Fully Qualified Out-of-Line Definitions

Recently I stumbled upon a piece of C++ code that fails to compile with Clang, although it works with gcc just fine. Since I was unable to divine at a glance what was going on, I created the following Minimal Complete Verifiable Example: using test_t = int; struct S { test_t f(); }; // The next line will error out on clang with: // 'test_t' (aka 'int') is not a class, namespace, or enumeration ::test_t ::S::f() { return 0; } Only three lines, and all of them are “obviously correct”.

A Tour of Rare C++ Features Part 6: Declaring Variables in If Statements, Function Style Casts and Digit Grouping

In the previous installment of this series we dealt with the function declaration from hell. This post will focus on the if/else that follows it in the example that guides us through this series. For your convenience, I have highlighted the only parts of the example that remain completely undiscussed as of now: /* This is valid C++ */ auto main() - decltype('O.o') try <%[O_O = 0b0]<% https://gha.st/a-tour-of-rare-cpp-features/ typedef struct o O; o*(*((&&o(o*o))<:'o':>))(o*o); if(O*O = decltype(0'0[o(0)](0))(0)) 1,000.

How long do short sleeps actually take?

There comes a time in the life of almost any C++ programmer, where one of the various sleep functions raises its head. Most of the time the problem boils down to some kind of polling algorithm, for example waiting for a resource and wanting to let other processes work in the meantime1. While it is not very accurate in general, predicting what happens with a sleep that takes a hundred milliseconds or more, is usually fairly simple.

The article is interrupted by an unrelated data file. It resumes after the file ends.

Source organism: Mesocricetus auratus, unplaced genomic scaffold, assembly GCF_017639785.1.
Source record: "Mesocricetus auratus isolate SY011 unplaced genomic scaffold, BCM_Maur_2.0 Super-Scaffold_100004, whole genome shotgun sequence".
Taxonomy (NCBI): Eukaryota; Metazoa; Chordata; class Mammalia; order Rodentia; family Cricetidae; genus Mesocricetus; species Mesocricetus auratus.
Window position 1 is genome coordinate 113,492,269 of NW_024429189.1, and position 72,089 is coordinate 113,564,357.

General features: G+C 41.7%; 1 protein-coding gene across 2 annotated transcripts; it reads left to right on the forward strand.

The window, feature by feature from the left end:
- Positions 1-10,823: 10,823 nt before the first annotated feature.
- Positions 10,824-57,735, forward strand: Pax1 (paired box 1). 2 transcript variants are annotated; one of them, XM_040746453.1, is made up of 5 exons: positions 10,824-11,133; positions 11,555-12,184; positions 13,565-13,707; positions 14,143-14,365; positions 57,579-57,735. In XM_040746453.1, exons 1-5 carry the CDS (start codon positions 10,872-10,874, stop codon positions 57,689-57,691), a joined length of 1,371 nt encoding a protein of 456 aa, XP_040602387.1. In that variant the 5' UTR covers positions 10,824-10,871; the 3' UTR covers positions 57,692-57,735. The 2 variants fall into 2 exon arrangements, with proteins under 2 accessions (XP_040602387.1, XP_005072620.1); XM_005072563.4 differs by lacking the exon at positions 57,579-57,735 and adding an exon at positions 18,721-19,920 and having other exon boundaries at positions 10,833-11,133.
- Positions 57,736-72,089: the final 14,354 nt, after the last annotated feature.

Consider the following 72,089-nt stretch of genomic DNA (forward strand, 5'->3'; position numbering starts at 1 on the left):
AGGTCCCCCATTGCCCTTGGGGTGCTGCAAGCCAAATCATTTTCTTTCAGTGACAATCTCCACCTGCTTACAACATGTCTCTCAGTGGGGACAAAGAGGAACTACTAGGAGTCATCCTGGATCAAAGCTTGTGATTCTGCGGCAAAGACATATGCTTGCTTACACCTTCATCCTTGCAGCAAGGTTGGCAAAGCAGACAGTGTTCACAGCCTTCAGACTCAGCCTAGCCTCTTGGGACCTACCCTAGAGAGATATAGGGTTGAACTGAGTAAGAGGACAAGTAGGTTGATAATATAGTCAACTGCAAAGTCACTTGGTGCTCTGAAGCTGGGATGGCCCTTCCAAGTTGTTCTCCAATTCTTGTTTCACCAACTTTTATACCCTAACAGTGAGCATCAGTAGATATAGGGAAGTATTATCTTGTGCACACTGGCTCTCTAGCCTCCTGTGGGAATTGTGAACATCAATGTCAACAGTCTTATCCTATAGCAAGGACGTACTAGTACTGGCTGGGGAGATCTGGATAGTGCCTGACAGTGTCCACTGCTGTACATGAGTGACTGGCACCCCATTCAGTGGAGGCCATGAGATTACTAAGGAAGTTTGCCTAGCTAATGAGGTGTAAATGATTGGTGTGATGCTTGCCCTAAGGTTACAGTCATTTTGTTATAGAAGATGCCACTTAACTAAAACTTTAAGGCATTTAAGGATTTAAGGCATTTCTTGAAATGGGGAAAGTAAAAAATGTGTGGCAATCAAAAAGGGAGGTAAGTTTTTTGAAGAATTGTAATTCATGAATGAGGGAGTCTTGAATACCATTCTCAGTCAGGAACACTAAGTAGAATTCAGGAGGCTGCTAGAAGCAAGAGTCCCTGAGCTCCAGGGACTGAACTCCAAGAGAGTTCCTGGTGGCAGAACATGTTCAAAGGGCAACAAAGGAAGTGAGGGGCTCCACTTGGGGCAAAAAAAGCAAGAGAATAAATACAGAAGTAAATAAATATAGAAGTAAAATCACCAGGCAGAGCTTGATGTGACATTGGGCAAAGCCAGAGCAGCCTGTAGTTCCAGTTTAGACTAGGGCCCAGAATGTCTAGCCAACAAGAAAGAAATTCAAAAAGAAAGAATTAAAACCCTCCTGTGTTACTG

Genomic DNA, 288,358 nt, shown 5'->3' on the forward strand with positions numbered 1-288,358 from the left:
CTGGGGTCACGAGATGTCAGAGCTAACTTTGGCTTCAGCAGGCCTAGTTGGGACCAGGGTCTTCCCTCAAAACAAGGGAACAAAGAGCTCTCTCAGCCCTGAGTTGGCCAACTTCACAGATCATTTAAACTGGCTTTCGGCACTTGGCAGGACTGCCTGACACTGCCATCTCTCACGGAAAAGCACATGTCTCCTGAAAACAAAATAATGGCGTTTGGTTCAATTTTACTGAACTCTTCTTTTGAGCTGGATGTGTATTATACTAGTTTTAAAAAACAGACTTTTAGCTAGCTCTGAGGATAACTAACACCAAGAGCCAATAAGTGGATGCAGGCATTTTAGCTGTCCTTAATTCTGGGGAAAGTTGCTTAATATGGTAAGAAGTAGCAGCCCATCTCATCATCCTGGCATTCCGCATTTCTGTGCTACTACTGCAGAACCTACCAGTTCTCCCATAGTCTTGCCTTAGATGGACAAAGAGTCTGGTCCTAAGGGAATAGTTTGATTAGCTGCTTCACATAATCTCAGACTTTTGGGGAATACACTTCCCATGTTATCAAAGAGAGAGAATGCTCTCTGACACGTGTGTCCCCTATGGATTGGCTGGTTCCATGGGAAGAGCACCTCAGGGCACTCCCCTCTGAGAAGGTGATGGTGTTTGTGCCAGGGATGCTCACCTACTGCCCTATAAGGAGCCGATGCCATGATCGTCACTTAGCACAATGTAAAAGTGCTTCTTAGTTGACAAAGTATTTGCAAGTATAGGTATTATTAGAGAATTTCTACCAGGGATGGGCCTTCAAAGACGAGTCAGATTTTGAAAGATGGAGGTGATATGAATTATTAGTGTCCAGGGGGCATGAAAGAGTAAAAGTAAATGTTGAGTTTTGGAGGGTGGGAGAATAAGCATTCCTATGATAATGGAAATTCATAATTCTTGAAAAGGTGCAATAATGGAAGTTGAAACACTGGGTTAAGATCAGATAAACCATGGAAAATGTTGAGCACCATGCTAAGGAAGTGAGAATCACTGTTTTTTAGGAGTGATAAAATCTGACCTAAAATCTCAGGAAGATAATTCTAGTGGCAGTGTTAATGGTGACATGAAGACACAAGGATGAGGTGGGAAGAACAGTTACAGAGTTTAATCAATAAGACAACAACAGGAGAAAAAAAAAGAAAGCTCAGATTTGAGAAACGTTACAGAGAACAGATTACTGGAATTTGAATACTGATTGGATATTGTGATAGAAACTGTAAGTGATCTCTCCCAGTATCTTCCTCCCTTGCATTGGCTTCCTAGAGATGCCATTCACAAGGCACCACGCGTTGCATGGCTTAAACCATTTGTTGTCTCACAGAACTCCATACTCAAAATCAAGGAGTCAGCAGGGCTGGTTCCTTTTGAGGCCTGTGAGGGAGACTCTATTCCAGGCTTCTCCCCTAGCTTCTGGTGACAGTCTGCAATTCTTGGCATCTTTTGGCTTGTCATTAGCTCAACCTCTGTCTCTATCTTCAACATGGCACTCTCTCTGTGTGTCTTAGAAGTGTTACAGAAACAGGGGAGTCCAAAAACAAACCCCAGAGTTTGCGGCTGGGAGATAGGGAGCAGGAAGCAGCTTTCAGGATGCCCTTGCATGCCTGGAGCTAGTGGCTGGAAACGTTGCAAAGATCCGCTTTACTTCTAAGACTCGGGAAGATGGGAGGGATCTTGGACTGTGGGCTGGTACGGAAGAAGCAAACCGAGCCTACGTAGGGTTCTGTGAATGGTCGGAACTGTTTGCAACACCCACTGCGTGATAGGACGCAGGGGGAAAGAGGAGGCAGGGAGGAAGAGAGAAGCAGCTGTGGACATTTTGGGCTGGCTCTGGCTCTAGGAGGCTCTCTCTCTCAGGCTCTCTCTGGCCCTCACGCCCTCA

A Tour of Rare C++ Features Part 5: The Function Declaration from Hell

In the previous installment we discovered the ancient Digraphs and Trigraphs, as well as the more modern lambda expressions. This post focuses on the type from hell, which is overly complicated, but still full of fun. The guiding example of this series is still the same and should now start to make some sense if you have read the previous posts in this series: /* This is valid C++ */ auto main() - decltype('O.

Comprehensive C++ Lambda Overview

This article is intended to be a comprehensive but still understandable and beginner-friendly overview over lambda functions in C++. Any section marked as “advanced” can be safely skipped, although they should be readable enough to understand for intermediate C++ developers as well. Please be aware that most of these features require at least C++11 support (g++ and clang++ activate it via the -std=c++11 argument) and generalized lambda captures even require C++14 support (g++ and clang++ activate it via the -std=c++14 argument).

A Tour of Rare C++ Features Part 4: Generalized Lambda Captures, Binary Literals and URLs